Bar Talk: NHC Pub Panel
In October last year, three well-known publicans sat down at the National Hospitality Conference to discuss the issues affecting the pub trade. Hear what John Ennis, owner of the The Bridge 1859 in Ballsbridge and the Grafton Lounge; Ian Keogh of Gilbert & Wright in Dun Laoghaire and Emmet Lynch, owner of Hugh Lynch's in Tullamore had to say.
To close out the conference the pub panel discussion was held with three publicans - two based in Dublin and one in Co. Offaly - sitting down to discuss the industry that is finally seeing some light at the end of the tunnel after so many tough years. The discussion opened with the panel being asked what they've noticed in the last year of trading. All expressed optimism in the sector and relief that the VAT rate remained the same for the second straight Budget year.
Ian Keogh opened Gilbert & Wright in Dun Laoghaire in the midst of a recession in 2010 and hosts a number of events and activities in the pub to keep trade moving. He noted how it's becoming increasingly challenging for pubs with shrinking busy times. “What I've noticed is bars all the time are having ever-receding trade window. So if you're doing food, and food is 40 per cent of your trade, you're probably doing it between one and two, and then six to seven. And if you're in the drinks trade then you're probably doing all of your revenue between ten and midnight, or if you're in the late-night space it's between one and three. It's a constantly receding volume of time.”
The conversation moved on to food, and the discussion of blurring lines between restaurants and pubs, and how 'soup and sambos' may not be a viable option for pubs in the future, with increasingly discerning customers. John Ennis, who last year famously joined forces with four Irish rugby internationals to open The Bridge 1859 in Ballsbridge, said that it's imperative for businesses to offer good food in a local area with so many good restaurants. “If you were opening up a pub now the place you'd want to put it is beside another pub or restaurant, because you'd have that mass of nighttime activity,” said Ian Keogh.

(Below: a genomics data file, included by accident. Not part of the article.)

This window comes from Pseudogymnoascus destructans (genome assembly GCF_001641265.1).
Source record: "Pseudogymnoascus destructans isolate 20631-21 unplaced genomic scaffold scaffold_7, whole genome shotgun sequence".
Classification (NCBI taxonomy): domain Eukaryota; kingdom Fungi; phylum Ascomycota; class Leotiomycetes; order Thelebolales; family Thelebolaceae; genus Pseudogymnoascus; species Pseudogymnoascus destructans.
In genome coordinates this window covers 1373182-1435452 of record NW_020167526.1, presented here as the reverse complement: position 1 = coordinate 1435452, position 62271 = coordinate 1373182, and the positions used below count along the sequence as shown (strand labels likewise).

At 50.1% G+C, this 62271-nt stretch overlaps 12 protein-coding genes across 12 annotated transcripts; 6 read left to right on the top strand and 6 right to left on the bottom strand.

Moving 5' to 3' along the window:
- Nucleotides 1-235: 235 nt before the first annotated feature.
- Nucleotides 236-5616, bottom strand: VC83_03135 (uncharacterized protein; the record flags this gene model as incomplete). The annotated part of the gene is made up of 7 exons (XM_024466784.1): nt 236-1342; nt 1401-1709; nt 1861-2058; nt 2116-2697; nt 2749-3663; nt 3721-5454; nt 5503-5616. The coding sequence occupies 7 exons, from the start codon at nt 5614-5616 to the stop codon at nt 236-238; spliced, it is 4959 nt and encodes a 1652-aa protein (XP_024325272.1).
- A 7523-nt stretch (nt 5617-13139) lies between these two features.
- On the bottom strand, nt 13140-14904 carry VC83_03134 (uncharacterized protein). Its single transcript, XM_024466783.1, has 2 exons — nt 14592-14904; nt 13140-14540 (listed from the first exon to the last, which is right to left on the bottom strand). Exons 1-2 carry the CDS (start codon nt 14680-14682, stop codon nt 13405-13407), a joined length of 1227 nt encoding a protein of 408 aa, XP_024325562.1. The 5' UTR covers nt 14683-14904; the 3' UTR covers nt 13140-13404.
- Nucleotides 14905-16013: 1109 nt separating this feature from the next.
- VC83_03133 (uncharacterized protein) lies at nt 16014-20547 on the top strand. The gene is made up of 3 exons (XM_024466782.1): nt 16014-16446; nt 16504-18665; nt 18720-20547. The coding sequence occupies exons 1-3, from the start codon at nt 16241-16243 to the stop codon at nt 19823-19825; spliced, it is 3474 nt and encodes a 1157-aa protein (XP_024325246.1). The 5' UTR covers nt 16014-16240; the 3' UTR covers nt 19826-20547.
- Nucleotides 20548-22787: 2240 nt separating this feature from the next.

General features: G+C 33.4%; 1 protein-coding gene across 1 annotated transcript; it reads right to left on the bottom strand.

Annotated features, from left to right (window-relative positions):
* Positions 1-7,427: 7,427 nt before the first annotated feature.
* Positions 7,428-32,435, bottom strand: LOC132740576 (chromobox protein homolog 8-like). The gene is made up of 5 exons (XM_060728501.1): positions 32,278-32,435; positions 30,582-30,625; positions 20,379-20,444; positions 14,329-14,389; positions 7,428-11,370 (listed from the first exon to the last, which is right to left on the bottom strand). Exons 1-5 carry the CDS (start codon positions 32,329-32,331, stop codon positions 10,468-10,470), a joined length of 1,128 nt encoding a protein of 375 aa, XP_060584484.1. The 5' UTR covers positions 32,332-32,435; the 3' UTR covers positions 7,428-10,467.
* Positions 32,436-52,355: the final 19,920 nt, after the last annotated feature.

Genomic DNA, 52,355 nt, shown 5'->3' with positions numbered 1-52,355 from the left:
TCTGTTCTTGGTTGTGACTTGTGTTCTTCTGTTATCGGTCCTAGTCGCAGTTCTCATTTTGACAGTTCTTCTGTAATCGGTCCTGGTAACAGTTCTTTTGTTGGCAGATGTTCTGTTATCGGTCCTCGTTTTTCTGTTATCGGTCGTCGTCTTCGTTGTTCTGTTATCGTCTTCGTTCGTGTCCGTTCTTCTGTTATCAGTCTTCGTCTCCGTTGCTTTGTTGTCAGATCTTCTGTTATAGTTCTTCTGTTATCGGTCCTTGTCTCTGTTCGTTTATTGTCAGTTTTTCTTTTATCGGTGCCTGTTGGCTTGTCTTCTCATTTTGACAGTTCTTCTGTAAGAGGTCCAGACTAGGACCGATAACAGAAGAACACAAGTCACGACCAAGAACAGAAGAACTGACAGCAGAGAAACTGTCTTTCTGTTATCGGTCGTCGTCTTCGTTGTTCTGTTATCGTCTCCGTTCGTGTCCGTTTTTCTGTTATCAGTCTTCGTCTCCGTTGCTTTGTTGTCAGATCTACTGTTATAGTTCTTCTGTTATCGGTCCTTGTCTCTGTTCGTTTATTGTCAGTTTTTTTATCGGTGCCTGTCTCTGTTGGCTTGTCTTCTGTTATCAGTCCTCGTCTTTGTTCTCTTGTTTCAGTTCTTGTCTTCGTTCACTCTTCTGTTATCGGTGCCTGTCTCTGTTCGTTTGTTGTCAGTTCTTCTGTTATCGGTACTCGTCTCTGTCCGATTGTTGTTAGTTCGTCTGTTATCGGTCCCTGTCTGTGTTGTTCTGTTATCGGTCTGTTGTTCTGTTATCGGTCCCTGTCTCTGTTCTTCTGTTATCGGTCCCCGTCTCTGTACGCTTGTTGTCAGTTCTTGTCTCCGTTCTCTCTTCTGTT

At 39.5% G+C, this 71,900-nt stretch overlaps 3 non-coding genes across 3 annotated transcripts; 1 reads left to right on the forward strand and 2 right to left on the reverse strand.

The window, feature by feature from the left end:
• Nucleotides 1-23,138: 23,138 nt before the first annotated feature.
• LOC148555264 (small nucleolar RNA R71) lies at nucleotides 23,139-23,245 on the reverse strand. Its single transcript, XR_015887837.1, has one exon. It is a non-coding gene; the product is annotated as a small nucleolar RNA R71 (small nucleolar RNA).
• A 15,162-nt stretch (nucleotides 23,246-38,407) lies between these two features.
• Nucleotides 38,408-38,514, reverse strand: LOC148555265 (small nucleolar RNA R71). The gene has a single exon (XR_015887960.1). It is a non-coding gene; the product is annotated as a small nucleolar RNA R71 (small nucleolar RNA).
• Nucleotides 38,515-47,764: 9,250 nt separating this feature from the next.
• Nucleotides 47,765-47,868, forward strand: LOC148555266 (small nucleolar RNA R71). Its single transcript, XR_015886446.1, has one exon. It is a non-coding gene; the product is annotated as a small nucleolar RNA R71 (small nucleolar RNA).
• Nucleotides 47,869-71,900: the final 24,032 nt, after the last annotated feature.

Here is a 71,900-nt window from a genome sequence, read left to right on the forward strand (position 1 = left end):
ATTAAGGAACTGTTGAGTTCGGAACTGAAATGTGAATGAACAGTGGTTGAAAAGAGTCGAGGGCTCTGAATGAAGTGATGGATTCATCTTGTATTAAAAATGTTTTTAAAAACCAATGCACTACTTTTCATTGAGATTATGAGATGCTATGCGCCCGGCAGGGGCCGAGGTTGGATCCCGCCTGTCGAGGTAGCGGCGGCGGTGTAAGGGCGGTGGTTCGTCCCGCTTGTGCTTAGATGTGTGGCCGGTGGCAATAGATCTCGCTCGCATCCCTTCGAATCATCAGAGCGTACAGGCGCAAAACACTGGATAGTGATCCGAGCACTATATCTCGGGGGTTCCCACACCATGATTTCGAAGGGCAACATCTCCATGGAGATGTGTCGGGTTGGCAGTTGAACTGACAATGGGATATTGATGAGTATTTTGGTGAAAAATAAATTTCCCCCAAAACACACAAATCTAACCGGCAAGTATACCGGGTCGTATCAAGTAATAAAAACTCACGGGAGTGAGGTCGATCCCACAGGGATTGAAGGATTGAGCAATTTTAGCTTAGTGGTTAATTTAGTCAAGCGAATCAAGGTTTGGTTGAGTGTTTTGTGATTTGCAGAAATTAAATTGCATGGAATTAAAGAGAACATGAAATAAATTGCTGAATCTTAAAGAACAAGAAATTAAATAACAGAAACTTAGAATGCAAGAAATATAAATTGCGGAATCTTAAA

“It strikes me that the pubs that will struggle going forward is the ones that are out on their own in a location with nothing else around them, and sometimes that can be in the city centre, just down the wrong street. You are seeing more crossover with bars getting more and more into food.” The panel then mentioned Louis Fitzgerald and his plan to refocus his pubs to develop them into more of a food offering. Keogh added: “There are restaurant operators that are mixing the food offering with that late-night offering and you are getting that element of blurred lines where you're thinking 'am I in a restaurant or am I in a pub?'. Casual dining is the key for pubs going forward, rustic, worn, getting stuck in with your hands, that kind of thing.”